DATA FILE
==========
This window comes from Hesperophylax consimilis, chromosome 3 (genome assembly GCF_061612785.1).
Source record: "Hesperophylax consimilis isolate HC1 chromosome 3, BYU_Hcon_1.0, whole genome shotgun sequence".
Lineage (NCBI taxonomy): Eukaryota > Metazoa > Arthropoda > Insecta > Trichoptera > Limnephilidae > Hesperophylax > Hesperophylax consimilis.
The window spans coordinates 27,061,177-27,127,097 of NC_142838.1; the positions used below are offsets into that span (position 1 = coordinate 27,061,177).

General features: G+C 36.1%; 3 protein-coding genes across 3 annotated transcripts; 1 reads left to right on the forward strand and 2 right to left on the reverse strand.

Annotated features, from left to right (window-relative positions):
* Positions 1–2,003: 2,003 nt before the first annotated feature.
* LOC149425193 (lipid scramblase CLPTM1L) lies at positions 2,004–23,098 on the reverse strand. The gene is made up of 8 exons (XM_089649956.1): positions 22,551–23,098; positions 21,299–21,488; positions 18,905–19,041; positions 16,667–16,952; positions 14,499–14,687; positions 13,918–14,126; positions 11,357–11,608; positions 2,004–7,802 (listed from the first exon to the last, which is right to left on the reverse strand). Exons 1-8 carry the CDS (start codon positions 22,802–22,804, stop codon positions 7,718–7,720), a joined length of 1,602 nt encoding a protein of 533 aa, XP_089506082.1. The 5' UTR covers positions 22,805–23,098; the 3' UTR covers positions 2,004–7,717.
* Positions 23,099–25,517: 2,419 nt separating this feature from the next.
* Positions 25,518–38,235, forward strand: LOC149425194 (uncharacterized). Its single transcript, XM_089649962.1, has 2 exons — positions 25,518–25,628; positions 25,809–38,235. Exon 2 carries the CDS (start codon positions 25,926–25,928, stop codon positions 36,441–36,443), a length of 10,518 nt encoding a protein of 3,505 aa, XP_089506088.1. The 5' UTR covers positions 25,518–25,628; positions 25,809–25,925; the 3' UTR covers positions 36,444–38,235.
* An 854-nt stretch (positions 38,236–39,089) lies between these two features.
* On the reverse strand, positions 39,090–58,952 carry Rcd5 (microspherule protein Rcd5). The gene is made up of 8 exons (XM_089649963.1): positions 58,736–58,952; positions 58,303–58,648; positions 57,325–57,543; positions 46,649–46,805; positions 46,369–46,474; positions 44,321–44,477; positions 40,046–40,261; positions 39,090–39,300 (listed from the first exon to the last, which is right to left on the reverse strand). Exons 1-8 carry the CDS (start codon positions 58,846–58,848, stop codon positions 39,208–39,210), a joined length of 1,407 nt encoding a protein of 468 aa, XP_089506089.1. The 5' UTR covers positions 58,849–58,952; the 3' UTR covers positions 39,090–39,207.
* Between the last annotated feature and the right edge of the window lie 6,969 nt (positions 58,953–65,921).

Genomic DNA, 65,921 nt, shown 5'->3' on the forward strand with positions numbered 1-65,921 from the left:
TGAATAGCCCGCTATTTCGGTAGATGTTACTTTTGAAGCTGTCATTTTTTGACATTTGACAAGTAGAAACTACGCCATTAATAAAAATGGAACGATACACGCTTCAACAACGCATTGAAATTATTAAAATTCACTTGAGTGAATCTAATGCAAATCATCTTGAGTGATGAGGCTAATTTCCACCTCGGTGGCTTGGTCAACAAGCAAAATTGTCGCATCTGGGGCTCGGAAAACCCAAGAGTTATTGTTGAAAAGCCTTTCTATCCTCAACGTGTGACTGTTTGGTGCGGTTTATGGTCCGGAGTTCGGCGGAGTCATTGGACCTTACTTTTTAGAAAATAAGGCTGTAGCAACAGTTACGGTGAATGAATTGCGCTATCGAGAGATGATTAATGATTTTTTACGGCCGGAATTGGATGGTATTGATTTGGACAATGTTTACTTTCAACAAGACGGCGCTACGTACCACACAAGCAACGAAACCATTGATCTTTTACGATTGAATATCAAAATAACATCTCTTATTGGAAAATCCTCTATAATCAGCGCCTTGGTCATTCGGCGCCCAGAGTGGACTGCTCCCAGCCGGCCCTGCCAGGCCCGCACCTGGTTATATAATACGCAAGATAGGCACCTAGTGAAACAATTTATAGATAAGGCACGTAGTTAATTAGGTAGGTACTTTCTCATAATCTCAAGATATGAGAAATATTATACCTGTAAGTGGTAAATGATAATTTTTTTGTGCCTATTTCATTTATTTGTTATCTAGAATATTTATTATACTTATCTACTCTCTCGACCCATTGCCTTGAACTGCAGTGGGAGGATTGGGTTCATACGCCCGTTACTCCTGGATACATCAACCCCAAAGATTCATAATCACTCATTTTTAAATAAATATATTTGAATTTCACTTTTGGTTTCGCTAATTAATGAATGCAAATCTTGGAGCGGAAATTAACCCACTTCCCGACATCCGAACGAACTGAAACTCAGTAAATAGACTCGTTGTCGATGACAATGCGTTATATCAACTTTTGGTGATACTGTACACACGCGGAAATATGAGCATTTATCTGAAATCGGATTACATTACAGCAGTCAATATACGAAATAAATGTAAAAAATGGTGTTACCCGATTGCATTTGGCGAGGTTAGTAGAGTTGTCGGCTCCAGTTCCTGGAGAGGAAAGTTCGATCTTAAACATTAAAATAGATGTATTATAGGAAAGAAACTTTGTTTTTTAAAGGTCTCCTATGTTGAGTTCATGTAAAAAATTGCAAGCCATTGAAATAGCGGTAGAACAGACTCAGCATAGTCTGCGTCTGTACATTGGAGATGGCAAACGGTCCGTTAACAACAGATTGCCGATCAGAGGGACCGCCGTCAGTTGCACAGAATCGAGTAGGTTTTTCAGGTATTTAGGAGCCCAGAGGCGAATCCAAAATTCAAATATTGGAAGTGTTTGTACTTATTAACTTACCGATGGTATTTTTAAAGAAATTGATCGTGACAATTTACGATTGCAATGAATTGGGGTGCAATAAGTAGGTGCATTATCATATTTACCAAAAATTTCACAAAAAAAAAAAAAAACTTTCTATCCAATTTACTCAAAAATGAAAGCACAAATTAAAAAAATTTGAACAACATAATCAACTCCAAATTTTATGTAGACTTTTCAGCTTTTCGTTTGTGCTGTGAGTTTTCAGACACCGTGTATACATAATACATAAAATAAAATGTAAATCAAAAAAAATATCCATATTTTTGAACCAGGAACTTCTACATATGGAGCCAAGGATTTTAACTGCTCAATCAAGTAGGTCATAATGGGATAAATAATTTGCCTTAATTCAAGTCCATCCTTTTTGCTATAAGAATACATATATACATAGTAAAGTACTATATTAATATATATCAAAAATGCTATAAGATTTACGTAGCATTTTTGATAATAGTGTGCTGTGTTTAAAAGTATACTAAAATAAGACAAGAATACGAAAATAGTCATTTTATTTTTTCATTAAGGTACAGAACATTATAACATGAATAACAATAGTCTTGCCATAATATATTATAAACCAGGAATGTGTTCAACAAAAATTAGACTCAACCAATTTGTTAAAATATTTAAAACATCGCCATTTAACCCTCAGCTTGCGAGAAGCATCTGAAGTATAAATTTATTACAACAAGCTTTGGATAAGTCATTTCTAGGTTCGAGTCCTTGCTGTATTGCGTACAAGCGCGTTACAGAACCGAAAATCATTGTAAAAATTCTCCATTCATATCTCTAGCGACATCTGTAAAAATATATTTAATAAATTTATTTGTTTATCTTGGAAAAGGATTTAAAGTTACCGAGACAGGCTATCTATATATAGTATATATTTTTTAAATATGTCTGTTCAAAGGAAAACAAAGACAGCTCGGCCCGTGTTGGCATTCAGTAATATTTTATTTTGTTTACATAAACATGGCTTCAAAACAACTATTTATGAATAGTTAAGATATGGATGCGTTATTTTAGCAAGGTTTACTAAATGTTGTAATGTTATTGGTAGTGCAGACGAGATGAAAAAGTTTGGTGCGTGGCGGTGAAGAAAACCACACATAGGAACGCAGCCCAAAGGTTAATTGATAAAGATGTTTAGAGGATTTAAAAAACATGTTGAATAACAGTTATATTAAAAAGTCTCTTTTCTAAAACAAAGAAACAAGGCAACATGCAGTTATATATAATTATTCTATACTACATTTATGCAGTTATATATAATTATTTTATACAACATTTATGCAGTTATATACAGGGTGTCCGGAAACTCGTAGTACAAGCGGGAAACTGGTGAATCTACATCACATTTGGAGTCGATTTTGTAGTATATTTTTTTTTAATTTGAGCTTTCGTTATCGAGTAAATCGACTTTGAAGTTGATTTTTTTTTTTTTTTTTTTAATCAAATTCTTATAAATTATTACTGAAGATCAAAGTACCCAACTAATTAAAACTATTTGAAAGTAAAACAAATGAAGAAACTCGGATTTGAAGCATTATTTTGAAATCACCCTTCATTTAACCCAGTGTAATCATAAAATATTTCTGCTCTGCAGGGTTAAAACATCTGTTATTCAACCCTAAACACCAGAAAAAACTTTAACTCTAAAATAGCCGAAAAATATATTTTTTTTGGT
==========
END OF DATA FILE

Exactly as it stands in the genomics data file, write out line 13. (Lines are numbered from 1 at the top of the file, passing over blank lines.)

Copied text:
* Between the last annotated feature and the right edge of the window lie 6,969 nt (positions 58,953–65,921).